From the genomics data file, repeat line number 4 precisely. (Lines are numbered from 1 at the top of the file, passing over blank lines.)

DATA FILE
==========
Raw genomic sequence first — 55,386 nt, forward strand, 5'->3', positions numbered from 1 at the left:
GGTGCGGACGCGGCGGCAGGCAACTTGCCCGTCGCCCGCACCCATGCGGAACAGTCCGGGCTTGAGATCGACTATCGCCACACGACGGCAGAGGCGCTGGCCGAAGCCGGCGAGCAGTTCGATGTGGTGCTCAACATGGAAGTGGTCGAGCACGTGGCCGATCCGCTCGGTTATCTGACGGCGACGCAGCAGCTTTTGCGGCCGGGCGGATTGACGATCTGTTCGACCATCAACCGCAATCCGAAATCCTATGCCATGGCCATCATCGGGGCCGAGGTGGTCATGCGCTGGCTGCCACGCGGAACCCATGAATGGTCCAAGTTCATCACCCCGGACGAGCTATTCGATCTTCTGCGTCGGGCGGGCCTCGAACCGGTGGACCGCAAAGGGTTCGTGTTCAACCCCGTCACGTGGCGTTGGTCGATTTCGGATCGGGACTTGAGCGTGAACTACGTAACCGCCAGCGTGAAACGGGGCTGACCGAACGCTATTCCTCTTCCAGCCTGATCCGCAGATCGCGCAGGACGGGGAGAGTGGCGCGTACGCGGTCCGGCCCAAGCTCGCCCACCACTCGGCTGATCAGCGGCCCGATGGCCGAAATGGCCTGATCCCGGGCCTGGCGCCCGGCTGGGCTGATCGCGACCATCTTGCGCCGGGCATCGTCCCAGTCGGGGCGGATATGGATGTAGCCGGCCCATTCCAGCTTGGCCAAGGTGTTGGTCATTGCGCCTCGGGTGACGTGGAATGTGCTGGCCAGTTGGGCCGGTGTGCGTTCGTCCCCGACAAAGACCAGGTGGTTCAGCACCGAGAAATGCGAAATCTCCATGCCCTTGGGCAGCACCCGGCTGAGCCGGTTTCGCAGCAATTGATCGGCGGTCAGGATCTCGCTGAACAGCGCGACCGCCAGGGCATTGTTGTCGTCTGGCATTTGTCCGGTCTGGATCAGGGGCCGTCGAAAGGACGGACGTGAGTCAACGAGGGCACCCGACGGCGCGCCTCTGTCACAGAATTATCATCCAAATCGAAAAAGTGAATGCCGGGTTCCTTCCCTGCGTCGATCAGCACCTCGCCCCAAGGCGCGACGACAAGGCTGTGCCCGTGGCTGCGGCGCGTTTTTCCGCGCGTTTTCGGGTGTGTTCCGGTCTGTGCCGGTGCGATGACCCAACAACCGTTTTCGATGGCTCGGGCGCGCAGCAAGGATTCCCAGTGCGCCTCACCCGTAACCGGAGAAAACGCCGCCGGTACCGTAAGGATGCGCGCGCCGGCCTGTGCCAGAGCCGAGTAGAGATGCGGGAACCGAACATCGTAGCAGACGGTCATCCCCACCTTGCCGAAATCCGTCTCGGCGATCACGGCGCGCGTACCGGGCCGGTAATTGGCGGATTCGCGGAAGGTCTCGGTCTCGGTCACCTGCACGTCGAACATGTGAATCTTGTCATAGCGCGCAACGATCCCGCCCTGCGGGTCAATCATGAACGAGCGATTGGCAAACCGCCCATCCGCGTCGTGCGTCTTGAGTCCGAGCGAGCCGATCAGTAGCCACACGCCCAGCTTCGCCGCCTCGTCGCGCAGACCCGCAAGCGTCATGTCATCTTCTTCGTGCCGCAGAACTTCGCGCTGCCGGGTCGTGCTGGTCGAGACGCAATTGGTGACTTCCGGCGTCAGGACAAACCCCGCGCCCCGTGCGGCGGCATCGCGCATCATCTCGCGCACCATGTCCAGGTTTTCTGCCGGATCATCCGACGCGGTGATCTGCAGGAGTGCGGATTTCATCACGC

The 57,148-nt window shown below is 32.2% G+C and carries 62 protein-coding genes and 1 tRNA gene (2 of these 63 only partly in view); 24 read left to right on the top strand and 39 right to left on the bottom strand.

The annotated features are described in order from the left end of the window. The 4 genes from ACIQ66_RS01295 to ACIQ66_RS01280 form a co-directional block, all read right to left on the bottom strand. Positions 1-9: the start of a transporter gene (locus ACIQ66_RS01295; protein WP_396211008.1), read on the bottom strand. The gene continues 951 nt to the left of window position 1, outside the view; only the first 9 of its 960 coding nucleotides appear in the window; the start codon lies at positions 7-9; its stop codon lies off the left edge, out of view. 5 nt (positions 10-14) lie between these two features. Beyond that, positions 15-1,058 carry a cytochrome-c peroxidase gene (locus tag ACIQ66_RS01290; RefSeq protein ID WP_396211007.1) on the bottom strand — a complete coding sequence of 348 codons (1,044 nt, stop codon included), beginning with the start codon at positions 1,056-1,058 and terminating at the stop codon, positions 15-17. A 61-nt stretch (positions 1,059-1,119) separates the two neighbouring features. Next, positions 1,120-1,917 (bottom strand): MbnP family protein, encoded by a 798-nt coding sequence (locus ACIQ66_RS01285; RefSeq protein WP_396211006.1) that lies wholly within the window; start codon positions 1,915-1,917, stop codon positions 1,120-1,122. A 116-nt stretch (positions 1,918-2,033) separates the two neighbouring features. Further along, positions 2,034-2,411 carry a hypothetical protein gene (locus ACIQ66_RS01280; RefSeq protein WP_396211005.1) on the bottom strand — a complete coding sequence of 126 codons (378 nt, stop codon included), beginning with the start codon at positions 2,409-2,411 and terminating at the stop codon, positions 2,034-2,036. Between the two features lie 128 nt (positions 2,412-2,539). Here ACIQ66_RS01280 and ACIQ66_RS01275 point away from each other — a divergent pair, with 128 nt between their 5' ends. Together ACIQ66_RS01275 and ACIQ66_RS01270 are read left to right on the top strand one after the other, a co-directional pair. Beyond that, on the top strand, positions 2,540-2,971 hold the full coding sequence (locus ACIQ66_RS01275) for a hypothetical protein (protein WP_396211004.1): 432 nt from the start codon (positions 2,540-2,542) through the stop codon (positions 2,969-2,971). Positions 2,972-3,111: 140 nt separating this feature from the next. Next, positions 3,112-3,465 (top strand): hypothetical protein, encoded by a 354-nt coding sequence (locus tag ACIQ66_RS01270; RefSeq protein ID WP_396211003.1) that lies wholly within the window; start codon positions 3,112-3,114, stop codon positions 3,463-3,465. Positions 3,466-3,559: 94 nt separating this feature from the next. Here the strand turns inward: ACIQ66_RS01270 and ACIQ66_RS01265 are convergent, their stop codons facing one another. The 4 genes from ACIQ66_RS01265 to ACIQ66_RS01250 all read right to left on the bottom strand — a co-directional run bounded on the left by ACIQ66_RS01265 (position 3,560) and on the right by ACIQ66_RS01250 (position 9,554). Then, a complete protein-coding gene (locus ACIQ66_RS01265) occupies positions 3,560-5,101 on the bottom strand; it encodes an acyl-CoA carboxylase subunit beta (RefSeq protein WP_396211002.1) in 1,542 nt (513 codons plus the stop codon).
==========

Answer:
The annotated features are described in order from the left end of the window. The 4 genes from ACIQ66_RS01295 to ACIQ66_RS01280 form a co-directional block, all read right to left on the bottom strand. Positions 1-9: the start of a transporter gene (locus ACIQ66_RS01295; protein WP_396211008.1), read on the bottom strand. The gene continues 951 nt to the left of window position 1, outside the view; only the first 9 of its 960 coding nucleotides appear in the window; the start codon lies at positions 7-9; its stop codon lies off the left edge, out of view. 5 nt (positions 10-14) lie between these two features. Beyond that, positions 15-1,058 carry a cytochrome-c peroxidase gene (locus tag ACIQ66_RS01290; RefSeq protein ID WP_396211007.1) on the bottom strand — a complete coding sequence of 348 codons (1,044 nt, stop codon included), beginning with the start codon at positions 1,056-1,058 and terminating at the stop codon, positions 15-17. A 61-nt stretch (positions 1,059-1,119) separates the two neighbouring features. Next, positions 1,120-1,917 (bottom strand): MbnP family protein, encoded by a 798-nt coding sequence (locus ACIQ66_RS01285; RefSeq protein WP_396211006.1) that lies wholly within the window; start codon positions 1,915-1,917, stop codon positions 1,120-1,122. A 116-nt stretch (positions 1,918-2,033) separates the two neighbouring features. Further along, positions 2,034-2,411 carry a hypothetical protein gene (locus ACIQ66_RS01280; RefSeq protein WP_396211005.1) on the bottom strand — a complete coding sequence of 126 codons (378 nt, stop codon included), beginning with the start codon at positions 2,409-2,411 and terminating at the stop codon, positions 2,034-2,036. Between the two features lie 128 nt (positions 2,412-2,539). Here ACIQ66_RS01280 and ACIQ66_RS01275 point away from each other — a divergent pair, with 128 nt between their 5' ends. Together ACIQ66_RS01275 and ACIQ66_RS01270 are read left to right on the top strand one after the other, a co-directional pair. Beyond that, on the top strand, positions 2,540-2,971 hold the full coding sequence (locus ACIQ66_RS01275) for a hypothetical protein (protein WP_396211004.1): 432 nt from the start codon (positions 2,540-2,542) through the stop codon (positions 2,969-2,971). Positions 2,972-3,111: 140 nt separating this feature from the next. Next, positions 3,112-3,465 (top strand): hypothetical protein, encoded by a 354-nt coding sequence (locus tag ACIQ66_RS01270; RefSeq protein ID WP_396211003.1) that lies wholly within the window; start codon positions 3,112-3,114, stop codon positions 3,463-3,465. Positions 3,466-3,559: 94 nt separating this feature from the next. Here the strand turns inward: ACIQ66_RS01270 and ACIQ66_RS01265 are convergent, their stop codons facing one another. The 4 genes from ACIQ66_RS01265 to ACIQ66_RS01250 all read right to left on the bottom strand — a co-directional run bounded on the left by ACIQ66_RS01265 (position 3,560) and on the right by ACIQ66_RS01250 (position 9,554). Then, a complete protein-coding gene (locus ACIQ66_RS01265) occupies positions 3,560-5,101 on the bottom strand; it encodes an acyl-CoA carboxylase subunit beta (RefSeq protein WP_396211002.1) in 1,542 nt (513 codons plus the stop codon).